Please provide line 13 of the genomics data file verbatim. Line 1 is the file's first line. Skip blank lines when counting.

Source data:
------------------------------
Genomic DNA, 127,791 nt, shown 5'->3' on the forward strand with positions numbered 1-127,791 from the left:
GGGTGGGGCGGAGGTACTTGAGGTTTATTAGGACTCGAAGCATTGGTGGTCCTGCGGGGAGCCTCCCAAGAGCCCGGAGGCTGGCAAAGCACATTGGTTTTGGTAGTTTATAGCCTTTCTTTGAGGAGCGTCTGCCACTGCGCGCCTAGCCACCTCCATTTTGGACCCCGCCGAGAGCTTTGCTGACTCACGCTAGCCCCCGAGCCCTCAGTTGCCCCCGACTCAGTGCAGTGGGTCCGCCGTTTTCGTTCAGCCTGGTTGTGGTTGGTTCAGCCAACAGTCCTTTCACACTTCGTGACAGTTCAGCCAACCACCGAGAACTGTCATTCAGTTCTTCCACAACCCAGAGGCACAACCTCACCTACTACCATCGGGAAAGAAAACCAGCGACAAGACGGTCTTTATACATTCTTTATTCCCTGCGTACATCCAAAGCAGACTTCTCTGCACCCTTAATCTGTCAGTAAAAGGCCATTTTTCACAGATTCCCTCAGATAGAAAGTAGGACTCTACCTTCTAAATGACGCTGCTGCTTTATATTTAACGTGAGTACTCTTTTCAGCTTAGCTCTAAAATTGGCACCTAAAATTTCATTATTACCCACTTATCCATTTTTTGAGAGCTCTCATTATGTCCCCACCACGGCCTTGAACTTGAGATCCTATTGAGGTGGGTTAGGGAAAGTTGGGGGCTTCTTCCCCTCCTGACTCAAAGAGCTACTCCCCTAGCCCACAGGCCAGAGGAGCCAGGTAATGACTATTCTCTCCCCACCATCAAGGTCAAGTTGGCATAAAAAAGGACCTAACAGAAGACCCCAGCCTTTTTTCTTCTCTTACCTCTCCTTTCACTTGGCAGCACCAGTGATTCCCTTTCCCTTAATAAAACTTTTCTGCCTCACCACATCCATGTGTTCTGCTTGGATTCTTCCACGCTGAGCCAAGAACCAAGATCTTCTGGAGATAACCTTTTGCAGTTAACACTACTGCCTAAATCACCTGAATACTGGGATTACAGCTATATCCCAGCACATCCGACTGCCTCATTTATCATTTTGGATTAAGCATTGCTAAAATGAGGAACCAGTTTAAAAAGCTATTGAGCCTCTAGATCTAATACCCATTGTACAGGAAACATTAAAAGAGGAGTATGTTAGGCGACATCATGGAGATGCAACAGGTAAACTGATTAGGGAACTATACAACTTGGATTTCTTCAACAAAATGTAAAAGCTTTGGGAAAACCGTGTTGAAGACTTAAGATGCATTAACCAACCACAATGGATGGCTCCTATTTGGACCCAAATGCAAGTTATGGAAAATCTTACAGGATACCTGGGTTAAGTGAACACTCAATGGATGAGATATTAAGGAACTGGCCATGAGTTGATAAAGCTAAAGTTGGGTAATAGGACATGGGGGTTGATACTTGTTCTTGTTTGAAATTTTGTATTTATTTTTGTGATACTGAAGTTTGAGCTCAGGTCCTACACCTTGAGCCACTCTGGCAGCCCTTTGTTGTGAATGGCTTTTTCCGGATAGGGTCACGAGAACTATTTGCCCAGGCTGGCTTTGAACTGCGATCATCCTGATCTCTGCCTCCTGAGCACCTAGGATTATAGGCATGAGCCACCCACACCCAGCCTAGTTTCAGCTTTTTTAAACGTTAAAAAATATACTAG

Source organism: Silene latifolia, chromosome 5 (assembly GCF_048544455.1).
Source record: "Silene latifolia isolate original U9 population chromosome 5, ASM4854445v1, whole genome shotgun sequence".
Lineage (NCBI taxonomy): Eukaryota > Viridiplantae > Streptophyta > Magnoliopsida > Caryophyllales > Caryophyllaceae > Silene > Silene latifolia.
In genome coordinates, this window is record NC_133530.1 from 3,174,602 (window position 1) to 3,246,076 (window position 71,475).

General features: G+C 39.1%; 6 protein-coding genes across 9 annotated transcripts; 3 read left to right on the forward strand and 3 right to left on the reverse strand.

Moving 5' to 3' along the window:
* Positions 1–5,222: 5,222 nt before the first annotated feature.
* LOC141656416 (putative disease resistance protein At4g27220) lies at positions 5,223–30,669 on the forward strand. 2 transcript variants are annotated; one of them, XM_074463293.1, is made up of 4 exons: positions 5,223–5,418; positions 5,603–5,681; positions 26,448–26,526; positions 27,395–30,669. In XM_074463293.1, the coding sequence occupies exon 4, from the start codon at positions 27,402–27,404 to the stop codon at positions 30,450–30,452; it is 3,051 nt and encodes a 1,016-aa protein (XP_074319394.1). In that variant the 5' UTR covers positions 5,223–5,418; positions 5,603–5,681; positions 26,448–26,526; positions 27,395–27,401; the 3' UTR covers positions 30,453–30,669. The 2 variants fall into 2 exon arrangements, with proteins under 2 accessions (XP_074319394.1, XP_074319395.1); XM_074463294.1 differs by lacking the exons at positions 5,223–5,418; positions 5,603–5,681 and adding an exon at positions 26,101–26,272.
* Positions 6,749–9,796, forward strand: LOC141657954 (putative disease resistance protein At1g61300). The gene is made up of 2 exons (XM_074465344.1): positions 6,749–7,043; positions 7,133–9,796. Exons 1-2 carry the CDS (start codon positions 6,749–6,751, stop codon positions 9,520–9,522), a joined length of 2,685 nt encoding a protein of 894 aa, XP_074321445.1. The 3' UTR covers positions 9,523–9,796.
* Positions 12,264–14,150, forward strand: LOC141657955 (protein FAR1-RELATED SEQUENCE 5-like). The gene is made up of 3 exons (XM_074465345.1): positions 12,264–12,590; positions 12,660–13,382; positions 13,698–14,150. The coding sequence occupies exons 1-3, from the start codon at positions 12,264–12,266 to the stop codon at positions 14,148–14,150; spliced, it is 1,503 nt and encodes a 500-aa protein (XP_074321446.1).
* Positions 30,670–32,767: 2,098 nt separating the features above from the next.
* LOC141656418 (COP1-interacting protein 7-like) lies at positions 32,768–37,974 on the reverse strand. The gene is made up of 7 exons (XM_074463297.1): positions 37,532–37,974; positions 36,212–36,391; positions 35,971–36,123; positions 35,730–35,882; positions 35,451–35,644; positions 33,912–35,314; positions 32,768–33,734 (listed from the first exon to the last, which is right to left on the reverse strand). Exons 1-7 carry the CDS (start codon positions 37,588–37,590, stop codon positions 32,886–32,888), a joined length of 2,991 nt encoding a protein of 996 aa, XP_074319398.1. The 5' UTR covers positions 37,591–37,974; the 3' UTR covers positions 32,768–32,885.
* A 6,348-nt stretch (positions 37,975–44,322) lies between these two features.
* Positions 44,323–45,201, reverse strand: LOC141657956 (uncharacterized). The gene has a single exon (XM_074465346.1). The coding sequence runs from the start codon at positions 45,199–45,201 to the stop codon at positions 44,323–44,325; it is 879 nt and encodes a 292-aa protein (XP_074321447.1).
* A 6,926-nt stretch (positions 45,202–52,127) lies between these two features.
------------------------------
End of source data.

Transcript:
* Positions 30,670–32,767: 2,098 nt separating the features above from the next.